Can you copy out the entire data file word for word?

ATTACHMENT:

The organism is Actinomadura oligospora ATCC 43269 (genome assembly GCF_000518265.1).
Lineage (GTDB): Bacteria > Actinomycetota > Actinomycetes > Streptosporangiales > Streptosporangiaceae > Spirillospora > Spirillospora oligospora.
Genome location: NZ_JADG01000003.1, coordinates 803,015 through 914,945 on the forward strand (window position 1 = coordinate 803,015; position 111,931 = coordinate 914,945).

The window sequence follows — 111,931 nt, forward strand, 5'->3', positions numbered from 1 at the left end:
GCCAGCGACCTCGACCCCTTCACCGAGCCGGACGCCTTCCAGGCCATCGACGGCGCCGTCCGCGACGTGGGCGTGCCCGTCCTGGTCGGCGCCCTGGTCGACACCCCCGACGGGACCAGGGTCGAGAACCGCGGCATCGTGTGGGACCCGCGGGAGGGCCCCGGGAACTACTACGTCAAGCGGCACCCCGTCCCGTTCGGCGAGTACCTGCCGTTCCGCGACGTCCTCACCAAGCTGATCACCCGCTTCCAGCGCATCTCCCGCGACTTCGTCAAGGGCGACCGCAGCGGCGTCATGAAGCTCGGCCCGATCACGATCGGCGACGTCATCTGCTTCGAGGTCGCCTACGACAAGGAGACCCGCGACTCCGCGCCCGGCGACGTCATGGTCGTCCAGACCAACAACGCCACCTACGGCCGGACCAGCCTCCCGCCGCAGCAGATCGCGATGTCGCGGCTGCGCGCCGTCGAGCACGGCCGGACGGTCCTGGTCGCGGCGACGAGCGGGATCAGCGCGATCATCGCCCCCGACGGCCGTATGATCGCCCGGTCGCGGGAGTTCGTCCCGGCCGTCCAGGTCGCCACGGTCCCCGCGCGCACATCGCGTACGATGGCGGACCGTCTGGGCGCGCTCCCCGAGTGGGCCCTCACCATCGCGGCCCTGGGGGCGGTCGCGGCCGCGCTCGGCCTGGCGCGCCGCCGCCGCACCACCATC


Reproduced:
The organism is Actinomadura oligospora ATCC 43269 (genome assembly GCF_000518265.1).
Lineage (GTDB): Bacteria > Actinomycetota > Actinomycetes > Streptosporangiales > Streptosporangiaceae > Spirillospora > Spirillospora oligospora.
Genome location: NZ_JADG01000003.1, coordinates 803,015 through 914,945 on the forward strand (window position 1 = coordinate 803,015; position 111,931 = coordinate 914,945).

The window sequence follows — 111,931 nt, forward strand, 5'->3', positions numbered from 1 at the left end:
GCCAGCGACCTCGACCCCTTCACCGAGCCGGACGCCTTCCAGGCCATCGACGGCGCCGTCCGCGACGTGGGCGTGCCCGTCCTGGTCGGCGCCCTGGTCGACACCCCCGACGGGACCAGGGTCGAGAACCGCGGCATCGTGTGGGACCCGCGGGAGGGCCCCGGGAACTACTACGTCAAGCGGCACCCCGTCCCGTTCGGCGAGTACCTGCCGTTCCGCGACGTCCTCACCAAGCTGATCACCCGCTTCCAGCGCATCTCCCGCGACTTCGTCAAGGGCGACCGCAGCGGCGTCATGAAGCTCGGCCCGATCACGATCGGCGACGTCATCTGCTTCGAGGTCGCCTACGACAAGGAGACCCGCGACTCCGCGCCCGGCGACGTCATGGTCGTCCAGACCAACAACGCCACCTACGGCCGGACCAGCCTCCCGCCGCAGCAGATCGCGATGTCGCGGCTGCGCGCCGTCGAGCACGGCCGGACGGTCCTGGTCGCGGCGACGAGCGGGATCAGCGCGATCATCGCCCCCGACGGCCGTATGATCGCCCGGTCGCGGGAGTTCGTCCCGGCCGTCCAGGTCGCCACGGTCCCCGCGCGCACATCGCGTACGATGGCGGACCGTCTGGGCGCGCTCCCCGAGTGGGCCCTCACCATCGCGGCCCTGGGGGCGGTCGCGGCCGCGCTCGGCCTGGCGCGCCGCCGCCGCACCACCATC